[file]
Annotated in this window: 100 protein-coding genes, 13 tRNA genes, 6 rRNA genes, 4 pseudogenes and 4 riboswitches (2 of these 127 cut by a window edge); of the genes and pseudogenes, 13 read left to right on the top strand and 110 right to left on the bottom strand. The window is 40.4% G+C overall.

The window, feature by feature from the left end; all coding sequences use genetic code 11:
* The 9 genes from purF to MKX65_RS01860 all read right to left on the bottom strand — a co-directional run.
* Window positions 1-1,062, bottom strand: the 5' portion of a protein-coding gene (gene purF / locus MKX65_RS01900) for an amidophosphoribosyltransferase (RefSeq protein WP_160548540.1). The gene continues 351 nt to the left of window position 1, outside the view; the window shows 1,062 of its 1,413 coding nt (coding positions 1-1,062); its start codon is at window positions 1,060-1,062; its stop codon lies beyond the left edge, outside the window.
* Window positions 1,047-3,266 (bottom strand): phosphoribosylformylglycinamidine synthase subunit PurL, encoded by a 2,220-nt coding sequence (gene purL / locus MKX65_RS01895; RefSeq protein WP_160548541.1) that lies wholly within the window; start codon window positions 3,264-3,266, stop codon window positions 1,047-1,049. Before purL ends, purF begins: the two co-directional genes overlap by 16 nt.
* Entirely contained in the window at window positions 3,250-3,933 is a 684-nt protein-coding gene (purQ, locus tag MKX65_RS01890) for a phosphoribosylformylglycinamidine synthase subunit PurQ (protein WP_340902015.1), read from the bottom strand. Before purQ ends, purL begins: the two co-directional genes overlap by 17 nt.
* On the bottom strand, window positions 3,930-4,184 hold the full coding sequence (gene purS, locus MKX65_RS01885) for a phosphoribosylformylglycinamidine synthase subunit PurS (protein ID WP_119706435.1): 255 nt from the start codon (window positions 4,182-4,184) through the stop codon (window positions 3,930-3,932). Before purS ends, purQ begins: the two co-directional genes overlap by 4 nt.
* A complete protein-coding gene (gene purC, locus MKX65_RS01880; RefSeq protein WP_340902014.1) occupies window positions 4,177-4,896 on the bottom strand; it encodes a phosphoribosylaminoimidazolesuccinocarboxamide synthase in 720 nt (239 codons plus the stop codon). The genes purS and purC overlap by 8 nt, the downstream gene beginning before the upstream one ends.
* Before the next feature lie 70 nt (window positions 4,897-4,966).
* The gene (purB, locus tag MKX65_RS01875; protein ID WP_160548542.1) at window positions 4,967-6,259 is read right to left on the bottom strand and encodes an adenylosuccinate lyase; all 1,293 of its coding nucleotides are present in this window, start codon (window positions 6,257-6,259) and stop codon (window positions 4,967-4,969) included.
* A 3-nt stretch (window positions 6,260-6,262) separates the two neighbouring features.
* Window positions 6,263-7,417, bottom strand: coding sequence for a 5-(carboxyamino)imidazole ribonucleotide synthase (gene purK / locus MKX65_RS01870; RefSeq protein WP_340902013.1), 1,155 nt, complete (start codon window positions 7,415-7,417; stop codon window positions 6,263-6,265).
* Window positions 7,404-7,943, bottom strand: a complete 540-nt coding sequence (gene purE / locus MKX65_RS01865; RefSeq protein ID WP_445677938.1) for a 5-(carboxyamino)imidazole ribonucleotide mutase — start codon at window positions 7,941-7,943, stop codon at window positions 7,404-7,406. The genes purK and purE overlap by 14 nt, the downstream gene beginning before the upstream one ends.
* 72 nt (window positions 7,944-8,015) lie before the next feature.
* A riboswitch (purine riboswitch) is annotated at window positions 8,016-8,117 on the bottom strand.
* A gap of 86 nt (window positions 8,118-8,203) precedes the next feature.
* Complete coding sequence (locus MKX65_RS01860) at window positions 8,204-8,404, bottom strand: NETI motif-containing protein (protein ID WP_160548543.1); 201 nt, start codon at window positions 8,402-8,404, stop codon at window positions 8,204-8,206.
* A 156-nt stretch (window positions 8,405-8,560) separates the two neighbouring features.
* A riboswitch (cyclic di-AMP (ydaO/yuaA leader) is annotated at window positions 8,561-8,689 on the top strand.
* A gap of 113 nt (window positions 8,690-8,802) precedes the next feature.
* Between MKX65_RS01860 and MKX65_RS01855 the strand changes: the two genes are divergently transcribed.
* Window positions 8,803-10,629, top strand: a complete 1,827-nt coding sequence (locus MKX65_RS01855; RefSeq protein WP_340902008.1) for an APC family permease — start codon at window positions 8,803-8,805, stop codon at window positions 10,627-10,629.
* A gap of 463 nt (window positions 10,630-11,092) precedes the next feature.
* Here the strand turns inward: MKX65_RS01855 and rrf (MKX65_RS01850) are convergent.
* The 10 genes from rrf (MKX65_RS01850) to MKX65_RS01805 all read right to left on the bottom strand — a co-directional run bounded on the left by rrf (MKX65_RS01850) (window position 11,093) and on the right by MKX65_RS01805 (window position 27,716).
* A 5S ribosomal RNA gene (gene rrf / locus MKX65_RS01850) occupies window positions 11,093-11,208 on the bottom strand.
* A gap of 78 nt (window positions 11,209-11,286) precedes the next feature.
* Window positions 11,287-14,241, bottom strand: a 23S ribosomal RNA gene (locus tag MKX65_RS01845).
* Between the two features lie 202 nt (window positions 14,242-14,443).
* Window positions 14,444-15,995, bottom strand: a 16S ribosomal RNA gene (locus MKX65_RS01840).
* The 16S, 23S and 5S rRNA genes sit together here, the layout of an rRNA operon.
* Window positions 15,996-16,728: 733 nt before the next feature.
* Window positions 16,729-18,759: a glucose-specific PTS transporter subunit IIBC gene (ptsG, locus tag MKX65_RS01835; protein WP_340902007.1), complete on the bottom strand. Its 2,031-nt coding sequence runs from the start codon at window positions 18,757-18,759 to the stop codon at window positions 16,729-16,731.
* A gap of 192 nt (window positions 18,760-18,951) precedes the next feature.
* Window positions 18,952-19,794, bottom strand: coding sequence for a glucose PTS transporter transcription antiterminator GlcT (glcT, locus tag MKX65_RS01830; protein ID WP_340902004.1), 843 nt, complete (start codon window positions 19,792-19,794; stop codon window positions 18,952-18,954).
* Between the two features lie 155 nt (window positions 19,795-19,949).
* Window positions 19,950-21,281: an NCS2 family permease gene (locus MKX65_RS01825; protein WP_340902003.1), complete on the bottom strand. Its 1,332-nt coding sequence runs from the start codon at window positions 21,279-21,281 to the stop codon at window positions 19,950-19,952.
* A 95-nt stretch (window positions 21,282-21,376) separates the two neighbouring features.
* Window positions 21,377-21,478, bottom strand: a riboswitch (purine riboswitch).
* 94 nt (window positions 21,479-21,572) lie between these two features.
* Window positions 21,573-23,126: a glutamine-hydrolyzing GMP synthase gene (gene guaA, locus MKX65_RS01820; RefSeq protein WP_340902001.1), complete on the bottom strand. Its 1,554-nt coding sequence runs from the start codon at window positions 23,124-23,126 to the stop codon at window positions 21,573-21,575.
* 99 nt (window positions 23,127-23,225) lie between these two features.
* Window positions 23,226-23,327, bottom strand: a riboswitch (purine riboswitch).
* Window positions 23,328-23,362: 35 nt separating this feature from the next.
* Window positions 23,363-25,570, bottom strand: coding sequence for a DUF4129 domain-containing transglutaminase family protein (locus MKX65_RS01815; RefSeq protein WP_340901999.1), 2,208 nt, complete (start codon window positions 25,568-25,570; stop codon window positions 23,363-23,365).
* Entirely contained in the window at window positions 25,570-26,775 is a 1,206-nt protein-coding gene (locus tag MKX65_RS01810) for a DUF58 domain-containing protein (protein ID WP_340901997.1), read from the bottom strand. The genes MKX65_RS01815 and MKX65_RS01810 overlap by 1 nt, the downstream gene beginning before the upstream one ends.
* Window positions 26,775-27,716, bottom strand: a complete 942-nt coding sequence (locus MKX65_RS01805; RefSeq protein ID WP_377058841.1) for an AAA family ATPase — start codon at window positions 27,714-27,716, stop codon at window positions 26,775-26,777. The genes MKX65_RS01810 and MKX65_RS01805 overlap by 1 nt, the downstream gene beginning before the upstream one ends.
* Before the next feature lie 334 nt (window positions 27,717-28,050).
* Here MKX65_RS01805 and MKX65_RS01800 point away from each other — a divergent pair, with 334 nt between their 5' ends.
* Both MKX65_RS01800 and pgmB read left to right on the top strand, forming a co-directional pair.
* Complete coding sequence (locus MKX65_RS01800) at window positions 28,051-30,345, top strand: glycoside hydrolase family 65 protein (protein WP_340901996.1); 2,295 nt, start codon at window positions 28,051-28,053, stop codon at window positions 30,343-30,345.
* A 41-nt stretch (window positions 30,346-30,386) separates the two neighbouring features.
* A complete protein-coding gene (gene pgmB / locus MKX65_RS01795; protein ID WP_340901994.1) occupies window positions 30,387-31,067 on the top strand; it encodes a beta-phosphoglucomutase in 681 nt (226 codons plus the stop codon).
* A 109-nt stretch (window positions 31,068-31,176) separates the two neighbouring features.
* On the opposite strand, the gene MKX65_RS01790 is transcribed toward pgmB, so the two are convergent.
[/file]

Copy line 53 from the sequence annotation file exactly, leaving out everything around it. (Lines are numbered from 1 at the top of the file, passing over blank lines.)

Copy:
* A complete protein-coding gene (gene pgmB / locus MKX65_RS01795; protein ID WP_340901994.1) occupies window positions 30,387-31,067 on the top strand; it encodes a beta-phosphoglucomutase in 681 nt (226 codons plus the stop codon).